Above, Marco Vargas balances school and work, as a straight-A student and CEO of his own company.

Click on the photo to see Marco Vargas’ entry in the Hope Global Forums Youth Pitch Competition.

Marco Vargas recalls going to family weddings and quinceañeras when he was younger and seeing how stressed the hosts felt during and after the festivities.

“They would tell me that they would never plan or do another party again because they were so exhausted,” said Marco, now an 18-year old senior and a valedictorian at Nava College Preparatory Academy. “I wanted to start a business that would ensure the event host and coordinators have a stress-free night.”

Marco was able to turn his dream into reality, thanks to a financial literacy class he took during his sophomore year. Assigned to draft a business plan, he devised Waiters in Distress, an event staffing company specializing in providing part-time help for weddings, birthdays and corporate events. He took his idea to Operation HOPE, a Los Angeles-based nonprofit that teaches the basics and provides support to young aspiring entrepreneurs.

With the help of his business mentors, Marco learned about liability insurance, crowdfunding, marketing and communications. He also received a Business in a Box grant from the organization, which allowed him to open Waiters in Distress in 2016. He now has 10 employees – current and former Nava students – and runs his business from his Facebook page.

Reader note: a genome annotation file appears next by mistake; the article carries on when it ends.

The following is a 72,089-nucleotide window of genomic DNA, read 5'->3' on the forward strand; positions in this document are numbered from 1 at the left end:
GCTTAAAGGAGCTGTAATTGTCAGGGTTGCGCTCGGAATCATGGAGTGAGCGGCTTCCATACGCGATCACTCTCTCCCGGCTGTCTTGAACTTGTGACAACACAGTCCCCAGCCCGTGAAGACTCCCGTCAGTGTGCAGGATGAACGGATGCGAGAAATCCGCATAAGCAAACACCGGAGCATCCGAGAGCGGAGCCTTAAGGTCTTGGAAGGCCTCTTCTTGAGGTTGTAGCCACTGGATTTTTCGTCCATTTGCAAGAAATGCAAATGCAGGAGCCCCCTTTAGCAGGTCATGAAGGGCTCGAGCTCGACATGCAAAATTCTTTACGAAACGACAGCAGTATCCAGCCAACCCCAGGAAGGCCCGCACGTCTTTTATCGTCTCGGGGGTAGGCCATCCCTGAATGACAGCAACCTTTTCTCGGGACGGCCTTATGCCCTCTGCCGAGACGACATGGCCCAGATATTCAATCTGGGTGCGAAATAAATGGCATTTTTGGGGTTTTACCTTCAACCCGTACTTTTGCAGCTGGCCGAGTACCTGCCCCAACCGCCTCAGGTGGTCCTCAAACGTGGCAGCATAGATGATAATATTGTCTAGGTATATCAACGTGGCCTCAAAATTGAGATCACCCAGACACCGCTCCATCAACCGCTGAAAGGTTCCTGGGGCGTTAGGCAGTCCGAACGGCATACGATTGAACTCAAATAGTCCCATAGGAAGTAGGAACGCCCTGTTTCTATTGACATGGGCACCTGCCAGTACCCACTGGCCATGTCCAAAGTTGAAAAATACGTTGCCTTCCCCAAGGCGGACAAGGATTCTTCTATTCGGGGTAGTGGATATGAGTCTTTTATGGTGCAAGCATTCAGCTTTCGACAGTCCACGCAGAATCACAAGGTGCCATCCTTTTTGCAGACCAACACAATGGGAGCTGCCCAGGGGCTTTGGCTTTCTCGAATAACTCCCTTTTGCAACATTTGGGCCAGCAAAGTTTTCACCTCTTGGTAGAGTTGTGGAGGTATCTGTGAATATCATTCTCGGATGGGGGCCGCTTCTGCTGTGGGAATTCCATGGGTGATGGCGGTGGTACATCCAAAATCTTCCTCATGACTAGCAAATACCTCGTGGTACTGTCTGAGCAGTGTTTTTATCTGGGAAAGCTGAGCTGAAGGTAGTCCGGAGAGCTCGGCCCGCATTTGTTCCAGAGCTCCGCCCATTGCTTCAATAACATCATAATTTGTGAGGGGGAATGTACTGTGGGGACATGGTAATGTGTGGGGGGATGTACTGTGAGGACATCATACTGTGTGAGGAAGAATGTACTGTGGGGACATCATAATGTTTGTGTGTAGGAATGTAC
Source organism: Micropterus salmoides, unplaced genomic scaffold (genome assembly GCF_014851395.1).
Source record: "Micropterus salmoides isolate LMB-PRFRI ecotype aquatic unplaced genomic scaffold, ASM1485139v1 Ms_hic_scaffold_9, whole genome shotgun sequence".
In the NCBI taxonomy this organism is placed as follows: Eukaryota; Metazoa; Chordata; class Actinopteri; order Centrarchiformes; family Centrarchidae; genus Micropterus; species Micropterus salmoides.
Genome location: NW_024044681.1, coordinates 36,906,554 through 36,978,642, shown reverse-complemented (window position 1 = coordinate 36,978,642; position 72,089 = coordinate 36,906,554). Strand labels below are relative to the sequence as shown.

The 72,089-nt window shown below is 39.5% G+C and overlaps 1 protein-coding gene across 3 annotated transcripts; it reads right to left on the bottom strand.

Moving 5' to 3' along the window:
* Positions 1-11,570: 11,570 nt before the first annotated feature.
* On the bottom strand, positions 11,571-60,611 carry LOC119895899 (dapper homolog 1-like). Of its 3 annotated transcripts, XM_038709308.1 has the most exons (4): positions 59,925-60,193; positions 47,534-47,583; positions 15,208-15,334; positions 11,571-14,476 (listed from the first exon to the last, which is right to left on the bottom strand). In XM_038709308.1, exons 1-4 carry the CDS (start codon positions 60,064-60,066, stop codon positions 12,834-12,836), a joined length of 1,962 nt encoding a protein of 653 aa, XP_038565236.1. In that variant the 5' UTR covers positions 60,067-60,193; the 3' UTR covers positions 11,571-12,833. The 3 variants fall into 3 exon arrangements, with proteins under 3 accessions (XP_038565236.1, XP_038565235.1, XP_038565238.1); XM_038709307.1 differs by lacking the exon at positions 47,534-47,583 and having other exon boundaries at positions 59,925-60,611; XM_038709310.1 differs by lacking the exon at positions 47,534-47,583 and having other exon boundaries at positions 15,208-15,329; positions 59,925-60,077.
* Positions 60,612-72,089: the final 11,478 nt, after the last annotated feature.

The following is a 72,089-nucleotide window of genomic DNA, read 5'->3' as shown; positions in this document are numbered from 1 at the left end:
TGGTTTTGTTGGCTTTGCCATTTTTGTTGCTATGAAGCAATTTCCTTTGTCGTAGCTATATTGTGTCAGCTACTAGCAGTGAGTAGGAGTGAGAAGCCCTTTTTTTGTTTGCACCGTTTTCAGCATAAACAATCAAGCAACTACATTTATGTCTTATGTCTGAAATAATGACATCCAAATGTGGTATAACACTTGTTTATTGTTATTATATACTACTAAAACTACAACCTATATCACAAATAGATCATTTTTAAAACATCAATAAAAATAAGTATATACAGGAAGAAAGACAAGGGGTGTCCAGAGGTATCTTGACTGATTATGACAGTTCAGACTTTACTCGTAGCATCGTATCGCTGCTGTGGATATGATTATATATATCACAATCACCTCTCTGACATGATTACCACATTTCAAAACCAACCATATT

Waiters in Distress employs 10 current and former students of Nava College Preparatory Academy.

“We have strong ties to our Los Angeles community,” said Marco, who is CEO of Waiters in Distress. “We built this business so that we can also help our classmates help their families. Much of what they earn goes to pay family bills and pay for food.”

Mentors from Operation Hope also encouraged Marco to enter the Hope Global Forums Youth Pitch Competition – a “Shark Tank”-like program that won him $1,200 to expand his business. He has also picked up investors interested in expanding the company to San Francisco, Boston and Atlanta.

“My partners and I are planning to hire students from the local community colleges and universities,” he said. “I believe this is a business plan that will continue to help families in so many ways.”

Marco will soon be running his business from New Hampshire or Maine. With a 4.3 GPA, he has fielded scholarship offers from Dartmouth and Bowdoin colleges and is weighing his options.

“I intend to give back to my community through providing long-term employment opportunities after learning more about real estate, finance, stocks and business management,” said Marco, who plans to major in computer science and economics. “I will never forget where I came from.”